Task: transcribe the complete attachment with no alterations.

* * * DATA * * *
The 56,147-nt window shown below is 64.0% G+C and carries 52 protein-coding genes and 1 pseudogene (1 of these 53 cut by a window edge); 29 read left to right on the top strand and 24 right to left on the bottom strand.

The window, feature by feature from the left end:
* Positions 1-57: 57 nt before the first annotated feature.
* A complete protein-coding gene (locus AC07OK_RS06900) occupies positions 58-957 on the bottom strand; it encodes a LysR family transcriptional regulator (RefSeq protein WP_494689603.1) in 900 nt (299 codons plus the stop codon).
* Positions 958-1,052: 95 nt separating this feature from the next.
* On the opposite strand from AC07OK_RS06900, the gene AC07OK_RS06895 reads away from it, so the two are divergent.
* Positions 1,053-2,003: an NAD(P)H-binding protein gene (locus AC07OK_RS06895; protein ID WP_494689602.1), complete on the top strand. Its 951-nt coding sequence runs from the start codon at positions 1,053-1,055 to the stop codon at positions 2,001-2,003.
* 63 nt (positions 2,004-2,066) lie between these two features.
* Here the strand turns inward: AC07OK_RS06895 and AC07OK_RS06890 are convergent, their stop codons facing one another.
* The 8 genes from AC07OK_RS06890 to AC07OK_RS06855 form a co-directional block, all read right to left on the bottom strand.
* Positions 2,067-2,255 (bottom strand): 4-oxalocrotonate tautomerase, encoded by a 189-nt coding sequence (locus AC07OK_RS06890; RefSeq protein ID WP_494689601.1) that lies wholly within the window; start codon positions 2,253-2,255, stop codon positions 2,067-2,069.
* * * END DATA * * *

The 56,147-nt window shown below is 64.0% G+C and carries 52 protein-coding genes and 1 pseudogene (1 of these 53 cut by a window edge); 29 read left to right on the top strand and 24 right to left on the bottom strand.

The window, feature by feature from the left end:
* Positions 1-57: 57 nt before the first annotated feature.
* A complete protein-coding gene (locus AC07OK_RS06900) occupies positions 58-957 on the bottom strand; it encodes a LysR family transcriptional regulator (RefSeq protein WP_494689603.1) in 900 nt (299 codons plus the stop codon).
* Positions 958-1,052: 95 nt separating this feature from the next.
* On the opposite strand from AC07OK_RS06900, the gene AC07OK_RS06895 reads away from it, so the two are divergent.
* Positions 1,053-2,003: an NAD(P)H-binding protein gene (locus AC07OK_RS06895; protein ID WP_494689602.1), complete on the top strand. Its 951-nt coding sequence runs from the start codon at positions 1,053-1,055 to the stop codon at positions 2,001-2,003.
* 63 nt (positions 2,004-2,066) lie between these two features.
* Here the strand turns inward: AC07OK_RS06895 and AC07OK_RS06890 are convergent, their stop codons facing one another.
* The 8 genes from AC07OK_RS06890 to AC07OK_RS06855 form a co-directional block, all read right to left on the bottom strand.
* Positions 2,067-2,255 (bottom strand): 4-oxalocrotonate tautomerase, encoded by a 189-nt coding sequence (locus AC07OK_RS06890; RefSeq protein ID WP_494689601.1) that lies wholly within the window; start codon positions 2,253-2,255, stop codon positions 2,067-2,069.